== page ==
Interested in participating? Join us on the 18-22 January for this ONLINE course. Express your motivation to attend the workshop directly through the CECAM website at


[1] DL_MESO is a general purpose mesoscopic simulation package developed at Daresbury Laboratory by Dr. Michael Seaton :

[2] M. A. Seaton, R. L. Anderson, S.Metz, and W. Smith, “DL_MESO: highly scalable mesoscale simulations,”Molecular Simulation, vol. 39, no. 10, pp. 796–821, Sep. 2013


A possible roadmap for the coarse graining and multiscale simulation community


A community-driven review with contributions from E-CAM “Unfolding the prospects of computational (bio)materials modeling has just been published in the Journal of Chemical Physics on the history, developments, and challenges facing coarse graining (CG) and multiscale simulation (MS)  and a set of recommendations on how the latter may be addressed. 

Continue reading…

New publication is out: “Towards extreme scale dissipative particle dynamics simulations using multiple GPGPUs”


E-CAM researchers working at the Hartree Centre – Daresbury Laboratory have co-designed the DL_MESO Mesoscale Simulation package to run on multiple GPUs, and ran for the first time a Dissipative Particle Dynamics simulation of a very large system (1.8 billion particles) on 4096 GPUs.


Towards extreme scale dissipative particle dynamics simulations using multiple GPGPUs
J. Castagna, X. Guo, M. Seaton and A. O’Cais
Computer Physics Communications (2020) 107159
DOI: 10.1016/j.cpc.2020.107159 (open access)


A multi-GPGPU development for Mesoscale Simulations using the Dissipative Particle Dynamics method is presented. This distributed GPU acceleration development is an extension of the DL_MESO package to MPI+CUDA in order to exploit the computational power of the latest NVIDIA cards on hybrid CPU–GPU architectures. Details about the extensively applicable algorithm implementation and memory coalescing data structures are presented. The key algorithms’ optimizations for the nearest-neighbour list searching of particle pairs for short range forces, exchange of data and overlapping between computation and communications are also given. We have have carried out strong and weak scaling performance analyses with up to 4096 GPUs. A two phase mixture separation test case with 1.8 billion particles has been run on the Piz Daint supercomputer from the Swiss National Supercomputer Center. With CUDA aware MPI, proper GPU affinity, communication and computation overlap optimizations for multi-GPU version, the final optimization results demonstrated more than 94% efficiency for weak scaling and more than 80% efficiency for strong scaling. As far as we know, this is the first report in the literature of DPD simulations being run on this large number of GPUs. The remaining challenges and future work are also discussed at the end of the paper.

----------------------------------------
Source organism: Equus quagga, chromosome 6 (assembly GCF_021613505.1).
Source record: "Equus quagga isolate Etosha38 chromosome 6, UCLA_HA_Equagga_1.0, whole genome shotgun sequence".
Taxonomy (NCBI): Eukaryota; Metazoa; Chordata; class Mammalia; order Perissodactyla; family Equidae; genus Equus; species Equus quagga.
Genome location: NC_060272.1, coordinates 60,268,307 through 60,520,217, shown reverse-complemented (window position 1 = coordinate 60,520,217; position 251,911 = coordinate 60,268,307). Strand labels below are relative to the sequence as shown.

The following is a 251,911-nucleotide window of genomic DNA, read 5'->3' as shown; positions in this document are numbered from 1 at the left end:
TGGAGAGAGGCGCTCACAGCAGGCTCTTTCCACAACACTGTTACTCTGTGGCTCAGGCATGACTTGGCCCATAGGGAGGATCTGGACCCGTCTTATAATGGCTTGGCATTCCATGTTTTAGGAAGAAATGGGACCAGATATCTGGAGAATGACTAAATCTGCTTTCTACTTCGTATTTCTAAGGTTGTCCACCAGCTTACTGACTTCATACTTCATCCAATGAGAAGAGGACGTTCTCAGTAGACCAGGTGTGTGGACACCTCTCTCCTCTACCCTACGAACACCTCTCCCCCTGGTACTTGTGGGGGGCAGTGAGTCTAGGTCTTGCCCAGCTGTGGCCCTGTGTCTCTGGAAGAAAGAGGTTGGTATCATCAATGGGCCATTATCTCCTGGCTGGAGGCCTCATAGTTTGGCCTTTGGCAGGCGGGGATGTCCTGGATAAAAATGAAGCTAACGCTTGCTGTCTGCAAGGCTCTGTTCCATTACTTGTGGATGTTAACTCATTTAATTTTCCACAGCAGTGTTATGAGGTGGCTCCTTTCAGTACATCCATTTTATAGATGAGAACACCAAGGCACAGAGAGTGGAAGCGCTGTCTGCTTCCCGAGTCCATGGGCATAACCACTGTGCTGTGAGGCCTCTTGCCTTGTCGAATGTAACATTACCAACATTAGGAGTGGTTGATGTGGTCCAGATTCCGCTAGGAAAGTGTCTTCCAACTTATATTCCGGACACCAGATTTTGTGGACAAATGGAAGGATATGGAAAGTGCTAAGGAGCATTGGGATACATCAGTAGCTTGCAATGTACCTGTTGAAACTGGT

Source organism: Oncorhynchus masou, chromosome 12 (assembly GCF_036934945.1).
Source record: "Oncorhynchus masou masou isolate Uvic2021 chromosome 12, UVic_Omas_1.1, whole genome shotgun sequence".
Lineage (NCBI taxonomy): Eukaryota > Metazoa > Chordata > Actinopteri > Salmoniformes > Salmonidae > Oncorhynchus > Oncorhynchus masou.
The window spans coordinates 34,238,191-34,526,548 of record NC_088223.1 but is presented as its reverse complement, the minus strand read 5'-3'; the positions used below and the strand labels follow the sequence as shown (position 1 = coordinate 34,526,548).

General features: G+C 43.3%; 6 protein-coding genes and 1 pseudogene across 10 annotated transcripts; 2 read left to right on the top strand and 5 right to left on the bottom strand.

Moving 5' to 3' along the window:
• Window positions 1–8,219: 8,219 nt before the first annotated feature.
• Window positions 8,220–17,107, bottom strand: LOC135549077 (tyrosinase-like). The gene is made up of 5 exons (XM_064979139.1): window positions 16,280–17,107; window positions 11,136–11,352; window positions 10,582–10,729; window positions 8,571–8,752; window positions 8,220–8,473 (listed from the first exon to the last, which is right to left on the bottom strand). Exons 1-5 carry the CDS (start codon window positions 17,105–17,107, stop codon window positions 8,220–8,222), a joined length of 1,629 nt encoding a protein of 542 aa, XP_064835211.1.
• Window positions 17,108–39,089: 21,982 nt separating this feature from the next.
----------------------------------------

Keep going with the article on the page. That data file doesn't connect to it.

Extended Software Development Workshop: Mesoscopic simulation models and High-Performance Computing

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If you are interested in attending this event, please visit the CECAM website here.

Workshop Description

In Discrete Element Methods the equation of motion of large number of particles is numerically integrated to obtain the trajectory of each particle [1]. The collective movement of the particles very often provides the system with unpredictable complex dynamics inaccessible via any mean field approach. Such phenomenology is present for instance in a seemingly simple systems such as the hopper/silo, where intermittent flow accompanied with random clogging occurs [2]. With the development of computing power alongside that of the numerical algorithms it has become possible to simulate such scenarios involving the trajectories of millions of spherical particles for a limited simulation time. Incorporating more complex particle shapes [3] or the influence of the interstitial medium [4] rapidly decrease the accessible range of the number of particles.